Tuesday, June 19, 2007
But the researchers here also sometimes levied a tax on the money they'd given out, telling their participants the taxed money would also go to the food bank (which it did). They found that the brain activity was the same, though not as strong, as when people gave money on their own accord.
Reporting on this finding in today's The New York Times, John Tierney writes that the results "bolster the case for 'pure altruism'"--as opposed to altruistic acts performed for selfish motives--"because the student paying the tax could not take personal credit for deciding to feed the hungry." In other words, even though they received nothing in return for their money--not even recognition for their generosity or the personal satisfaction of knowing they'd tried to do something nice for others--the participants still felt good.
Tierney quotes Ulrich Mayr, one of the study's authors, as saying, "The most surprising result is that these basic pleasure centers in the brain don’t respond only to what’s good for yourself. ... They also seem to be tracking what’s good for other people, and this occurs even when the subjects don’t have a say in what happens.”
Monday, June 18, 2007
Tuesday, June 5, 2007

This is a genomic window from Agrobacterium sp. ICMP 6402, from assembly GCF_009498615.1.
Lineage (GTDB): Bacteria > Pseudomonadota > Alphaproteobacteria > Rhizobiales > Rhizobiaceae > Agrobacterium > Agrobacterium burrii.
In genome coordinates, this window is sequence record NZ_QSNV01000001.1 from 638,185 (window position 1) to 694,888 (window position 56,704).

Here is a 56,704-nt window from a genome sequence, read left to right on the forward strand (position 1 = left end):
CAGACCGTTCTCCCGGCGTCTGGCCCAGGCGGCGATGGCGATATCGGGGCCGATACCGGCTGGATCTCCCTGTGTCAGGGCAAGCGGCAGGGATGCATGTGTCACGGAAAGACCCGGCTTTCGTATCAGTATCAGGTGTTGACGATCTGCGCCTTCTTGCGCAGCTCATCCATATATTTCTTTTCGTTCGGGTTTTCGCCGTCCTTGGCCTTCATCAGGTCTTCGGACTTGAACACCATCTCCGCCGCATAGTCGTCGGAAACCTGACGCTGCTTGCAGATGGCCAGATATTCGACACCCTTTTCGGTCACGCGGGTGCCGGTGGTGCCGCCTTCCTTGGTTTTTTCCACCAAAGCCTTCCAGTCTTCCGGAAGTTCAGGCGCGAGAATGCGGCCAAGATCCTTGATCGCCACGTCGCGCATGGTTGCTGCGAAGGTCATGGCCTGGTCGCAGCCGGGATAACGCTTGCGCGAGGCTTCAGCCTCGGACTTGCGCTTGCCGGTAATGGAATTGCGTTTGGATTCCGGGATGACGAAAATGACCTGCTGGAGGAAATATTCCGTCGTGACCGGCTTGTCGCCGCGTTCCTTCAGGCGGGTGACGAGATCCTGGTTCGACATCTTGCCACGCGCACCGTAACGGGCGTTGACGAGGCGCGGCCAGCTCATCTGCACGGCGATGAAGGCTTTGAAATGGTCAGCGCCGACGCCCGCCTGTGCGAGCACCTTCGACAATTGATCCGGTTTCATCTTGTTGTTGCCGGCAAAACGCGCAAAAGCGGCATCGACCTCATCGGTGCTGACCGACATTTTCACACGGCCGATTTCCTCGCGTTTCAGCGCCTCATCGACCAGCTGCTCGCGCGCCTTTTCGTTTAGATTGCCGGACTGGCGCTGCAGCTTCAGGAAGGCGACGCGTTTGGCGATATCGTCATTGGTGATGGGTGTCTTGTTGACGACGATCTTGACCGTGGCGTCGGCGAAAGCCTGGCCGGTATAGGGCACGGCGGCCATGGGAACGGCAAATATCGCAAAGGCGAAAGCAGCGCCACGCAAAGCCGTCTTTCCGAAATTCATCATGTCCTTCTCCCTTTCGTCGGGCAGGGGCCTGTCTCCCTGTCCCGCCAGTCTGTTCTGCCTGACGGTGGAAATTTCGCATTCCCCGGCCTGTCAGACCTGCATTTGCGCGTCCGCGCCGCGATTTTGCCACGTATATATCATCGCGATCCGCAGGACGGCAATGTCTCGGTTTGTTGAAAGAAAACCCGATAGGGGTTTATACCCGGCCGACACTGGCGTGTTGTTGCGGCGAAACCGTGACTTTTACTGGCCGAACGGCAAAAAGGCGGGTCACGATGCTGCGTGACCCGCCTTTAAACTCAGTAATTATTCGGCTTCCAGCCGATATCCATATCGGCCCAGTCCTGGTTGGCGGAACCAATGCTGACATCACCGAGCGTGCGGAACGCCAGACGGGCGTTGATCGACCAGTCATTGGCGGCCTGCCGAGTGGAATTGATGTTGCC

"The Science of a Meaningful Life"
That's the winner of Greater Good's first (and hopefully last) tagline contest.
We thank all the Greater Good readers who offered their creative tagline suggestions. There were several attractive tagline candidates in the running, but ultimately "The Science of a Meaningful Life" received the strongest support from Greater Good's staff, and it's easy to understand why: The term "meaningful life" seems to encompass compassion, happiness, empathy, social connection--no other single word or phrase works as well to capture what the magazine is all about. Plus, we appreciate the way that "science" and "meaningful life" play off each other: The broad idea of the "meaningful life" is nicely counterbalanced by the emphasis on rigorous "science." And the entire tagline conveys how Greater Good distinguishes itself from other publications: by applying scientific analysis to topics of personal importance to our readers.
Back in March we launched an online contest for readers to propose their own tagline. We were impressed by the range and originality of many of these suggestions. While we didn’t choose any of them verbatim, “The Science of a Meaningful Life” is very close to a tagline proposed by reader Sara Margulis, “Science for Life.” So Sara wins our tagline prize: A one-year subscription (gift or renewal) to Greater Good and a free book selection from our library. Congratulations Sara!
Thanks again to everyone who submitted an idea to Greater Good’s tagline contest.
The Greater Good staff